Keogram of Mt. Snezka

April 30, 2012


: Tomas Trzicky; Lukas Ronge
Summary Author: Tomas Trzicky 

The image above featuring Mt. Snezka in the Czech Republic was created from 1,440 narrow, vertical strips of consecutive photographs. This is referred to as a keogram. Keograms were originally used for displaying auroras from a sequence of fisheye photos. The photo strips displayed here were taken once per minute between 00:00 and 24:00 on March 7, 2012, just one day before the full Moon. Each frame is represented by a narrow vertical strip, which progresses in time from left to right with each consecutive image. So the final image is a horizontal representation of time.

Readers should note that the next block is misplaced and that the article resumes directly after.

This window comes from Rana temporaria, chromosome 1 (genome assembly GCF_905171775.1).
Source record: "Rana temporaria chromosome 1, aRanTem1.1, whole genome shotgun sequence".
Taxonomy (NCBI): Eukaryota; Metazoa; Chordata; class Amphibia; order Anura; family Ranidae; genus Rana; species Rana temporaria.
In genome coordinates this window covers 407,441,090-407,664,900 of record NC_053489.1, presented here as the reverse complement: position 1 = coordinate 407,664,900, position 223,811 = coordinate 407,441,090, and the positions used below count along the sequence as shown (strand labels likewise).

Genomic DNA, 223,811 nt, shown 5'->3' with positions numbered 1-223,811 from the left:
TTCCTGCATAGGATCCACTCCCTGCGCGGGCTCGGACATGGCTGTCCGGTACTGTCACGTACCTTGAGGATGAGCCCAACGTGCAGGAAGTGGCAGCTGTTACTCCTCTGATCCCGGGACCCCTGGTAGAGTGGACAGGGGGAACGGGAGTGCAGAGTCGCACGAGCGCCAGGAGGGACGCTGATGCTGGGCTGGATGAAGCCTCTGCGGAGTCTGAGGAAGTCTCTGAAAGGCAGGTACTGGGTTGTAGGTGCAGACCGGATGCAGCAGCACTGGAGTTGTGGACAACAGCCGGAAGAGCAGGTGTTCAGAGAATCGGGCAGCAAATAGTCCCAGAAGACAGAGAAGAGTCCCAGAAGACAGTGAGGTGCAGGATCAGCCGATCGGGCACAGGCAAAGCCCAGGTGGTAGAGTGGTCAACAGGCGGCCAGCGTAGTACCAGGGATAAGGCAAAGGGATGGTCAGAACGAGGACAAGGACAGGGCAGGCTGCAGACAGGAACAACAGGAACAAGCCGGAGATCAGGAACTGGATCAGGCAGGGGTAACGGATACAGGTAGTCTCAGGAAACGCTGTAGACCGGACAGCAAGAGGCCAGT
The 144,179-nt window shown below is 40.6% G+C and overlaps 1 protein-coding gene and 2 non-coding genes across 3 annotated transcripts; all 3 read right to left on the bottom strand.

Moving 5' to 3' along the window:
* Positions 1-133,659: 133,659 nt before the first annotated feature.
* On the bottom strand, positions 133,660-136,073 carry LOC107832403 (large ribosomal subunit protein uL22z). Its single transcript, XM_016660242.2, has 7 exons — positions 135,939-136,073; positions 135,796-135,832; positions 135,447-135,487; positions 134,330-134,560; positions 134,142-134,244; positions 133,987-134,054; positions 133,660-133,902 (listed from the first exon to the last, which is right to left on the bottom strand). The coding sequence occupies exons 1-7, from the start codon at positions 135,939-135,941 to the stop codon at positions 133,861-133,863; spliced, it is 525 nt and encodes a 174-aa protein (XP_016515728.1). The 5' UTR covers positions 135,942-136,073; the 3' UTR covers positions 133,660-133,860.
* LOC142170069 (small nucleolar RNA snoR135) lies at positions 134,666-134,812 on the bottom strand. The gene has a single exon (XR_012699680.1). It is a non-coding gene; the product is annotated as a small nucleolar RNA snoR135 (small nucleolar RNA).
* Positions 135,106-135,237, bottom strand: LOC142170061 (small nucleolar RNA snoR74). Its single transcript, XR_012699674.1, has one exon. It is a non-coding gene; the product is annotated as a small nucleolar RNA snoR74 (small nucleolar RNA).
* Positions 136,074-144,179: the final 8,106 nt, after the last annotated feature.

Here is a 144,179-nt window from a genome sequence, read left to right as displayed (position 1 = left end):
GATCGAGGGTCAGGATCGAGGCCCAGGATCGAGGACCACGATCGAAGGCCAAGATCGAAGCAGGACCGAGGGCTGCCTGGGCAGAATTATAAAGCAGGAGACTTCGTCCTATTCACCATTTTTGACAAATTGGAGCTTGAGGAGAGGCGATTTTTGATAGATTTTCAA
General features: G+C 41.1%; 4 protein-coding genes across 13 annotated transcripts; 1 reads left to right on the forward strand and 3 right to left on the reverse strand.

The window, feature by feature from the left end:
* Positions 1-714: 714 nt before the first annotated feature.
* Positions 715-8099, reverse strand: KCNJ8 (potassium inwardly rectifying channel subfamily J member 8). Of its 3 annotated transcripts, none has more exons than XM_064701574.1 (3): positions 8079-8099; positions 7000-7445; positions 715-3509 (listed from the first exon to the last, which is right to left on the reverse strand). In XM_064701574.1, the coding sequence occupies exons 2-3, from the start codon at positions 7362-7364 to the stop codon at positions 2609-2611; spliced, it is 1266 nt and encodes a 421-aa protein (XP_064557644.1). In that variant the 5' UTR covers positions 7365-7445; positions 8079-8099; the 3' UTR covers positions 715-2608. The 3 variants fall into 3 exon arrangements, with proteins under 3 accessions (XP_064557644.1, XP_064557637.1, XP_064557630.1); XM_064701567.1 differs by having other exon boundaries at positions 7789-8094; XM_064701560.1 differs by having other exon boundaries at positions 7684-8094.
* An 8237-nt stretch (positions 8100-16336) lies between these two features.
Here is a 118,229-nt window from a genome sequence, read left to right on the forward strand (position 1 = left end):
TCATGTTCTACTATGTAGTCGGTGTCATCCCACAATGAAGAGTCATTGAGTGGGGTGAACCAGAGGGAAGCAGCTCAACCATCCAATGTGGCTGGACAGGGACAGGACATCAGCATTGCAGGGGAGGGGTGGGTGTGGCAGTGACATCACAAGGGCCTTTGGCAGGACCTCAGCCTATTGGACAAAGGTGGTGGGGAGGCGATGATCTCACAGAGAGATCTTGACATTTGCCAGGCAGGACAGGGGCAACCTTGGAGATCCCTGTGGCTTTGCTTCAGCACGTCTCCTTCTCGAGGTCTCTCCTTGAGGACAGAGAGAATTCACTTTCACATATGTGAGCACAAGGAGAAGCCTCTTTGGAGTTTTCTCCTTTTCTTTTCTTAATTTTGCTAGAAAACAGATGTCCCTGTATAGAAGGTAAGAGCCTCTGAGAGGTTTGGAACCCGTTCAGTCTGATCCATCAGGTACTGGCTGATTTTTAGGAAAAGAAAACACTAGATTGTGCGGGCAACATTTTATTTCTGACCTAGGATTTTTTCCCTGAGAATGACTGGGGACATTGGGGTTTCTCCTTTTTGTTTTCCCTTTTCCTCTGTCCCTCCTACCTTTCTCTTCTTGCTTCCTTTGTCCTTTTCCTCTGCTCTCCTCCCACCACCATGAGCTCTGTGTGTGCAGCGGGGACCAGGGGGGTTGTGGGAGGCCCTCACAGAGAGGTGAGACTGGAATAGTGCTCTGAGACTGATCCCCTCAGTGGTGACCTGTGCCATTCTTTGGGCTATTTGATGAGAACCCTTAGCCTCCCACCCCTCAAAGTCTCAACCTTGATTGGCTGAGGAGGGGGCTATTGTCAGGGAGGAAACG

From this late winter image, taken a few days shy of the vernal equinox, it's evident that the duration of night and day was almost equal. The day dawned clear and bright and blue sky dominated the morning hours, but during the afternoon scattered clouds started to form. Night scenes are moonlit. The two apparent divisions of day and night are caused by switching between manual exposure (nighttime) and automatic exposure (daytime). In the center foreground, people at work are displayed as short dark lines. The camera is facing east, looking toward Mt. Snezka, the highest peak in the Czech Republic at 5,256 ft (1,602 m).